Extension to a private house, Stockholm

Ex­ten­sion to a pri­vate house
Nacka, Swe­den

On a steep slo­ping site in Lillängen in Nacka stands a di­la­pi­da­ted but fun­da­men­tally nice and hum­ble house from the 1930s.

Our pro­ject re­ar­ranges both flo­ors of the ex­is­ting house and adds a ply­wood-clad ex­ten­sion on its backside.

The ex­is­ting stair is torn down and re­pla­ced by a new centrally pla­ced stair li­be­ra­ting one short end of the house. The new stair and a new bat­hroom form a new cen­tral core around which the entrance floor is ar­ranged. The kit­chen is mo­ved out into the new ex­ten­sion and a new se­quence of rooms, from the steep slo­ping north side of the plot via the kit­chen and the living room to the new south-fa­cing ter­race, is cre­a­ted. The main be­droom is pla­ced centrally in the house while two mi­nor be­drooms are kept in their ori­gi­nal po­si­tions to­wards the west façade, now con­nec­ted via a com­mon play loft.

The ba­se­ment houses a big com­mon space, a bat­hroom, washing fa­ci­li­ties, sto­rage and a bi­cycle garage.

The ex­is­ting win­dows and façade pa­ne­ling are wornb down and needs re­pla­cing. The new pa­ne­ling re­sem­bles the old. New win­dows are car­ried out in matte-lac­que­red oak on both the ori­gi­nal house and the ex­ten­sion. In ret­hin­king the plan the faca­des have been ad­justed to bet­ter suit the new spa­tial or­ga­ni­za­tion. The top of the win­dows has been ra­i­sed in or­der to let more light, sky and tre­e­tops in.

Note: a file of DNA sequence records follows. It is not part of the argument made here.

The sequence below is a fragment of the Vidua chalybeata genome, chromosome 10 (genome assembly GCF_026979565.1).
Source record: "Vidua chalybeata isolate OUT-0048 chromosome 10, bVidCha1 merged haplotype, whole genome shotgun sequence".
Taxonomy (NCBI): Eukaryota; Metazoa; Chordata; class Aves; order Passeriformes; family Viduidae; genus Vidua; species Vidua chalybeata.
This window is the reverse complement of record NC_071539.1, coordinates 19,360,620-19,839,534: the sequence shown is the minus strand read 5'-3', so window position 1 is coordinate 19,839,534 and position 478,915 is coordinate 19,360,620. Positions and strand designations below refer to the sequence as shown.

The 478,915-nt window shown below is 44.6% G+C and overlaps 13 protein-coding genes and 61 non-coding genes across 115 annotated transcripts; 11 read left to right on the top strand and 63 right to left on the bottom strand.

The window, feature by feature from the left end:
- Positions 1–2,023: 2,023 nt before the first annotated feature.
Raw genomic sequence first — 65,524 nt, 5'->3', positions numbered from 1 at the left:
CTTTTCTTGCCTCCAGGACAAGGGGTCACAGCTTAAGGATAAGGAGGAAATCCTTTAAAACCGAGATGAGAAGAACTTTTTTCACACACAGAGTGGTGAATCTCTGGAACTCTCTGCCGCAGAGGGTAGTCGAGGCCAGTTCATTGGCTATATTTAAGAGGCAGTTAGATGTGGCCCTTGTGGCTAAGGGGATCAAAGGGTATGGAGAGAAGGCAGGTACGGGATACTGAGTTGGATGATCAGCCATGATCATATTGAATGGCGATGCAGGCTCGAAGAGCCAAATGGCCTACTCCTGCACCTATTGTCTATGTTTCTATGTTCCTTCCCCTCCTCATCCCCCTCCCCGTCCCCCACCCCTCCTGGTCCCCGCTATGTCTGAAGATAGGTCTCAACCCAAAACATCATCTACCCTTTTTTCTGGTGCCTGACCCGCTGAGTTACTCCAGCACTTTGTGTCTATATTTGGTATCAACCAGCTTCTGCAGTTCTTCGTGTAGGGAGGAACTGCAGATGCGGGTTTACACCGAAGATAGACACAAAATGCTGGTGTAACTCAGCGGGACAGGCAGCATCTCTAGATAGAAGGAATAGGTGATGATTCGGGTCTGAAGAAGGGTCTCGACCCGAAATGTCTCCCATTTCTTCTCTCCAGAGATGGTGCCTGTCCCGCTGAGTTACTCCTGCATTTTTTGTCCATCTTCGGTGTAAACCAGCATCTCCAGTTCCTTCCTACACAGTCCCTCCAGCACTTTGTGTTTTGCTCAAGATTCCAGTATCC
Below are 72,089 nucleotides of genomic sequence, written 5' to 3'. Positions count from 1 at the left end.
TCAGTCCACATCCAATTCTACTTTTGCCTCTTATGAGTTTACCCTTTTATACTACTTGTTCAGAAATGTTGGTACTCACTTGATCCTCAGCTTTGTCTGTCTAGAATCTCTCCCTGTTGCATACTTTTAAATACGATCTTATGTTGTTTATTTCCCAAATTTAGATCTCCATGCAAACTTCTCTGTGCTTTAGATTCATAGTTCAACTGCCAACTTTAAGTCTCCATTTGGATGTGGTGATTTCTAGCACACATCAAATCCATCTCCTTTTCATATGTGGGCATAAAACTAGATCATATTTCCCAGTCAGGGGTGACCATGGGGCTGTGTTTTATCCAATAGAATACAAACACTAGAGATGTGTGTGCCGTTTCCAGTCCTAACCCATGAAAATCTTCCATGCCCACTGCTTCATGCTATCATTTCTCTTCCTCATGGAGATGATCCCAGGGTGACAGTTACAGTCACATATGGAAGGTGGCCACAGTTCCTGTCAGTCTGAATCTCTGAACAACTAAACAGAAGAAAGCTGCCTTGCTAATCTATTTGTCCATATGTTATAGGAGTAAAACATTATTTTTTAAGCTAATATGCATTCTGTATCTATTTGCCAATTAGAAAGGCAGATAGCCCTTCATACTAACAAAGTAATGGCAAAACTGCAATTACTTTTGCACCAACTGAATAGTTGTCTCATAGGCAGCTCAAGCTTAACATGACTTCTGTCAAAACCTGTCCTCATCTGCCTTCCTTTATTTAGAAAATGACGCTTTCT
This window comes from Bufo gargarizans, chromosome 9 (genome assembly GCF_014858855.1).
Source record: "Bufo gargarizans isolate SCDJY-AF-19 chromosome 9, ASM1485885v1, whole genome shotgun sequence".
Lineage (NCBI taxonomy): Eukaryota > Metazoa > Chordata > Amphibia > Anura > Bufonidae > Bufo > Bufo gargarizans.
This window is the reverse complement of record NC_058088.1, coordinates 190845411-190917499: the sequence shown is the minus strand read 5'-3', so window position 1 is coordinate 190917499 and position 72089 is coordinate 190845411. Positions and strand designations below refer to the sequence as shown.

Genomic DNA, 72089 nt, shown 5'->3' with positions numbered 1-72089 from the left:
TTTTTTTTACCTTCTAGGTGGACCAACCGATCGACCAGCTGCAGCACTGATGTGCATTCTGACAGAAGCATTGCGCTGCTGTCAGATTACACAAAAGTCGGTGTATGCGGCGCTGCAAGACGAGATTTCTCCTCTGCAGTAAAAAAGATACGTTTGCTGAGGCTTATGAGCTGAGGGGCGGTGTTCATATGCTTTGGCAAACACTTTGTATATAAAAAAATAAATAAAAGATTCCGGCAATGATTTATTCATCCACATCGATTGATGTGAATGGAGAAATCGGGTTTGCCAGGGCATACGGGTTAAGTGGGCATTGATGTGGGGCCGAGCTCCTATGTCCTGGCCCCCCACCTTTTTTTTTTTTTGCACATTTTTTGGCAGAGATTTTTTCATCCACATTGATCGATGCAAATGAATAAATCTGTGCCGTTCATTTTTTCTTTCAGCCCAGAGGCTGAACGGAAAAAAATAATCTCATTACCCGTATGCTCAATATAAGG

The ply­wood box is de­fi­ned by th­ree big win­dow ope­nings. One stan­ding fixed win­dow framing the nort­hern slope, one high, ope­nable win­dow above the kit­chen top and a wide win­dow be­hind the kit­chen sofa ope­ning out to­wards the new mor­ning terrace.

The box is built on a strict mo­dule and is clad in façade ply­wood. The jo­ints are co­ve­red with wooden ba­tons. All parts of the façade are pain­ted I the same tone of warm grey.

The plan al­lows for a re­la­ti­vely large ex­ten­sion, but the buil­dable area is li­mi­ted to a thin wedge of land on the east of the ex­is­ting house. We’ve let the wedge shape in­form the structure and form of the ex­ten­sion. The plan is ba­sed on a mir­ror-sym­metri­cal, leaf-sha­ped structure where ex­te­rior walls and a lon­gi­tu­di­nal cen­tral beam carry trans­ver­sal beams per­pen­dicu­lar to the cen­tral beam. A concrete ba­se­ment car­ries two wooden sto­ries. The ba­se­ment houses a spa, the two sto­ries above house be­drooms, a bat­hroom, and a com­mon room. The ori­gi­nal house and the ex­ten­sion are con­nec­ted via a nar­row glass link. Along the south façade to­wards the gar­den, a wooden deck fun­c­tio­nally ties the dif­fe­rent parts of the buil­ding to­get­her du­ring the war­mer months.

The plan­ning re­gu­la­tions dictate an ex­ten­sion for­mally quite dif­fe­rent to the ori­gi­nal ar­chi­tecture. The ex­ten­sion is nar­ro­wer and only al­lows for one room in depth giving it a more clo­sed façade to­wards the street and a more open façade to­wards the gar­den in the south. The load-be­a­ring structure of the ex­ten­sion is mir­ro­red in the façade, where re­lief in the wooden pa­ne­ling cre­a­tes a clear or­der and directs the pla­ce­ment of openings.

In con­jun­c­tion with the con­struc­tion of the ex­ten­sion, the ori­gi­nal house will be re­no­va­ted. Both will be pain­ted in the same shade of light grey but will be gi­ven dif­fe­rent win­dow colors.